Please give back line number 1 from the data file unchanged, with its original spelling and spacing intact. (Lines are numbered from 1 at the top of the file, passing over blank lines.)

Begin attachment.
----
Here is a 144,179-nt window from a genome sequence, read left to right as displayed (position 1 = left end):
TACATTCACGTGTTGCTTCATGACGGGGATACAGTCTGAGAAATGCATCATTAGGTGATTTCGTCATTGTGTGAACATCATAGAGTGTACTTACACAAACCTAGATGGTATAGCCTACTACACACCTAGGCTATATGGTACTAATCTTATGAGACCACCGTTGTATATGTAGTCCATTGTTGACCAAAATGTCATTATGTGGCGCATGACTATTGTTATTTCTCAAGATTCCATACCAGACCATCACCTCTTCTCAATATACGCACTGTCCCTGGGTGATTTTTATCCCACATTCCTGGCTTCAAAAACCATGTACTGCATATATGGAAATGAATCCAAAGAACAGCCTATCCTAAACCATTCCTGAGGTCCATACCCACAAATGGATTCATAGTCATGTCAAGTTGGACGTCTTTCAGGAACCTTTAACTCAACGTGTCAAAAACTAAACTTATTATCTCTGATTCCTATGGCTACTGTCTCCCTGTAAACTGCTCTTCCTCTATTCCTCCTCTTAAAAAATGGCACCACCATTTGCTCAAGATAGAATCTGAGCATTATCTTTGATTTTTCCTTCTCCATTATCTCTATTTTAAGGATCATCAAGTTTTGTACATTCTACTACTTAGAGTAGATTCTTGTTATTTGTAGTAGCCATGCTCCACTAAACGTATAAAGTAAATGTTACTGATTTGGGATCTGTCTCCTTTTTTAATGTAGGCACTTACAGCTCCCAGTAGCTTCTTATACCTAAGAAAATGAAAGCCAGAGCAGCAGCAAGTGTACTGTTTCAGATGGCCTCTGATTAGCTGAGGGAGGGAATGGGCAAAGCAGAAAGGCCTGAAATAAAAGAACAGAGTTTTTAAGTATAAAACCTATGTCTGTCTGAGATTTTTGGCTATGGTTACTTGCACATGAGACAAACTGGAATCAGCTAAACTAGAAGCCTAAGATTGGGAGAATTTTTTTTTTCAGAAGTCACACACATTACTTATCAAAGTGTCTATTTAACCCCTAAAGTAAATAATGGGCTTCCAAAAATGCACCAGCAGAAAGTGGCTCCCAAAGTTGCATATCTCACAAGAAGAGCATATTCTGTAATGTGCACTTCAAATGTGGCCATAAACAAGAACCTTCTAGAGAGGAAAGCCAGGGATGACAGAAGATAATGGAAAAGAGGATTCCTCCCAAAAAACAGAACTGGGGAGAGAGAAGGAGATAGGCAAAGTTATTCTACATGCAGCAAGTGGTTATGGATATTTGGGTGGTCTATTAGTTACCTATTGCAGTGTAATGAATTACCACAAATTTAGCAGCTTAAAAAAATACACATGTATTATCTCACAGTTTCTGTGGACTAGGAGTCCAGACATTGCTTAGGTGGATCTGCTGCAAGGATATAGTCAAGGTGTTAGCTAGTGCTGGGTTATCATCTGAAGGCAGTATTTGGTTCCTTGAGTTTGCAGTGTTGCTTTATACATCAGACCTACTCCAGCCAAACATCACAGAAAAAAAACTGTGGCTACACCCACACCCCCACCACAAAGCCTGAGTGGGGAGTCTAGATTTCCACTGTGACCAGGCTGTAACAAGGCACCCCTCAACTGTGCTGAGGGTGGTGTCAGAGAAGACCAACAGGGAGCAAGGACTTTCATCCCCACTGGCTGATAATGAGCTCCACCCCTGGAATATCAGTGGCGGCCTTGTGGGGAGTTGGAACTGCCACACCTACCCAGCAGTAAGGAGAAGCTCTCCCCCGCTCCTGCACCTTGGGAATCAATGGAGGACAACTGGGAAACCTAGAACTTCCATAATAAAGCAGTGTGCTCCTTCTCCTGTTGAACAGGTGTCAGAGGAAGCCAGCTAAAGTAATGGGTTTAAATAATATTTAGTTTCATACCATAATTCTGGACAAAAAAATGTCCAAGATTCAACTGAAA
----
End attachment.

Here is a 144,179-nt window from a genome sequence, read left to right as displayed (position 1 = left end):